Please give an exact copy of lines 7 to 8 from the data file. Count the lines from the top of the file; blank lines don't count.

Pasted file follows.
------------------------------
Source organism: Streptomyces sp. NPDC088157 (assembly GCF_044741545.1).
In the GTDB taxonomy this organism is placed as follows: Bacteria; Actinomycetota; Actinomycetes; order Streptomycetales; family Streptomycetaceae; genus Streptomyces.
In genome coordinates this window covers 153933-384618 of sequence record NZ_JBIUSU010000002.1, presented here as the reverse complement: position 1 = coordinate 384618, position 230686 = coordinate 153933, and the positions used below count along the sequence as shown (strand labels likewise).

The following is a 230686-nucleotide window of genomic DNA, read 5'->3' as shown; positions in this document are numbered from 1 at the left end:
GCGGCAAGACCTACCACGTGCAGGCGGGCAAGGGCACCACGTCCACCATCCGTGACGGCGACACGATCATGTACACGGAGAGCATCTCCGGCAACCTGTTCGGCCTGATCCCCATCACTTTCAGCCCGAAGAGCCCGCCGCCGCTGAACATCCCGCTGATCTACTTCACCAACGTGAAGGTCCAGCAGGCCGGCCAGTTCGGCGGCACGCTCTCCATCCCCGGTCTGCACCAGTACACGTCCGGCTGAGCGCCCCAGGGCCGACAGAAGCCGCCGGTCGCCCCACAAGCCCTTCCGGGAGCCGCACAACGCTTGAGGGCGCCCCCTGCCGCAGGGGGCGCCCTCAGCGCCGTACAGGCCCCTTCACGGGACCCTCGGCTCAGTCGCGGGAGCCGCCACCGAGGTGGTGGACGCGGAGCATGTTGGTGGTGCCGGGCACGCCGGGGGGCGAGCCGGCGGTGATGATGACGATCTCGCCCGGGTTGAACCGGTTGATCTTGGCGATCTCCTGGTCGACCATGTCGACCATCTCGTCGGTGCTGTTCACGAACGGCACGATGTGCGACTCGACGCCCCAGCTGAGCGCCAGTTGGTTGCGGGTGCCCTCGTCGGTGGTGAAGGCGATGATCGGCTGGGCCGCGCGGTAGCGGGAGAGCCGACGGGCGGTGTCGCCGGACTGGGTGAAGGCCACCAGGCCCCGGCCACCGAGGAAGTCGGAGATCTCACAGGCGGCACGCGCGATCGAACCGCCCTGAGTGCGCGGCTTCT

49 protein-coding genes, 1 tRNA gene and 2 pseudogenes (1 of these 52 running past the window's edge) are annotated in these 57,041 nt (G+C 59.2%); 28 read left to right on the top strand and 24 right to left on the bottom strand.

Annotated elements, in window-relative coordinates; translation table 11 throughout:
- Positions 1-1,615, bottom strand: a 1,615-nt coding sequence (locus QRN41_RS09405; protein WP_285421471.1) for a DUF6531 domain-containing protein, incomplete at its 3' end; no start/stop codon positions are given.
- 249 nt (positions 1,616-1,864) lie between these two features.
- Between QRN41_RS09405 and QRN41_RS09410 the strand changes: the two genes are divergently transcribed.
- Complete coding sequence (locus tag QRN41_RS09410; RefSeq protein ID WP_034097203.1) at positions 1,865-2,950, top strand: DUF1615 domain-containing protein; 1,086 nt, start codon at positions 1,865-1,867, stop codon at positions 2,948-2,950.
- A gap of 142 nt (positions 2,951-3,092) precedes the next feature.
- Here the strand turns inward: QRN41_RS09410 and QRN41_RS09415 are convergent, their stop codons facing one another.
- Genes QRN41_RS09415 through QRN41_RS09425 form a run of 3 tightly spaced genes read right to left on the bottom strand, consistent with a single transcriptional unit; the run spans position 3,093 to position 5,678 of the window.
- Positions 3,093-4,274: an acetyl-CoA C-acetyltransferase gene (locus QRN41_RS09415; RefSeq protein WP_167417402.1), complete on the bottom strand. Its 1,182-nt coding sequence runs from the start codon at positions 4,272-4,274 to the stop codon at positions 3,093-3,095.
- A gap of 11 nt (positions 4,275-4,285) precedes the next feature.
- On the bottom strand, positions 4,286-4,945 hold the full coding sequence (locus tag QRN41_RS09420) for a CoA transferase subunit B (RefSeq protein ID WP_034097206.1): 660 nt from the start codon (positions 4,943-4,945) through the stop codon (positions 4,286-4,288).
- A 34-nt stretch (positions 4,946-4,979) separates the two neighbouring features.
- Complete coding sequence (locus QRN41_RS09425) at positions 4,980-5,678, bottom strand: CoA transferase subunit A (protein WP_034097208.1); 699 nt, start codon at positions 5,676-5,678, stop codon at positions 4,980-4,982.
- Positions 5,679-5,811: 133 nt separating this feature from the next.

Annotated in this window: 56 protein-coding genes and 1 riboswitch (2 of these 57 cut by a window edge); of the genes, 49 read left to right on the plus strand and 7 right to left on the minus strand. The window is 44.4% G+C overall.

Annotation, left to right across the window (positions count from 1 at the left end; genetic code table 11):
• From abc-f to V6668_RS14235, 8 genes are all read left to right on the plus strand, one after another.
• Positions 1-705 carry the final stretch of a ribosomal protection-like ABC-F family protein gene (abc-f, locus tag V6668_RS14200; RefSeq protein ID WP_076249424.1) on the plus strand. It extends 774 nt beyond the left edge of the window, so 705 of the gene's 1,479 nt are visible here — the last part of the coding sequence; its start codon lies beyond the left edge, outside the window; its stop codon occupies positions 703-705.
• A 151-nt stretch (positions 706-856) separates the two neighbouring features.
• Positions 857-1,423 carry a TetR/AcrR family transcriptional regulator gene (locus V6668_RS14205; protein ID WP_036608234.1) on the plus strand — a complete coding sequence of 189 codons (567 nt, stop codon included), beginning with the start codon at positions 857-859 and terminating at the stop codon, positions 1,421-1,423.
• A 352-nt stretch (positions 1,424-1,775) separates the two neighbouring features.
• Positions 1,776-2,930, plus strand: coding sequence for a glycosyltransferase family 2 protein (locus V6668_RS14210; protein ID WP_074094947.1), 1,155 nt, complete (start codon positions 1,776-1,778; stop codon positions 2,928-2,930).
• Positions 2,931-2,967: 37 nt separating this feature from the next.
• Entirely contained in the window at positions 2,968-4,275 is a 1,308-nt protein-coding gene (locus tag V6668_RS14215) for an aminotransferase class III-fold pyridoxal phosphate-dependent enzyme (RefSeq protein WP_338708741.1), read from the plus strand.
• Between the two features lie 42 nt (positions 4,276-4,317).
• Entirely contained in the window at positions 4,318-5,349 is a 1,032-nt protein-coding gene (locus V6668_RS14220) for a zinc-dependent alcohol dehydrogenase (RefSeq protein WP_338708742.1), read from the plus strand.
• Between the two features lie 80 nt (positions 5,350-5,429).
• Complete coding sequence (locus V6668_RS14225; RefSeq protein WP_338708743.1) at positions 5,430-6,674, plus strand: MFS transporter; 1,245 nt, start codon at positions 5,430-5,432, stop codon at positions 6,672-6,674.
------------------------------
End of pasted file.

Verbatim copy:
Annotated elements, in window-relative coordinates; translation table 11 throughout:
- Positions 1-1,615, bottom strand: a 1,615-nt coding sequence (locus QRN41_RS09405; protein WP_285421471.1) for a DUF6531 domain-containing protein, incomplete at its 3' end; no start/stop codon positions are given.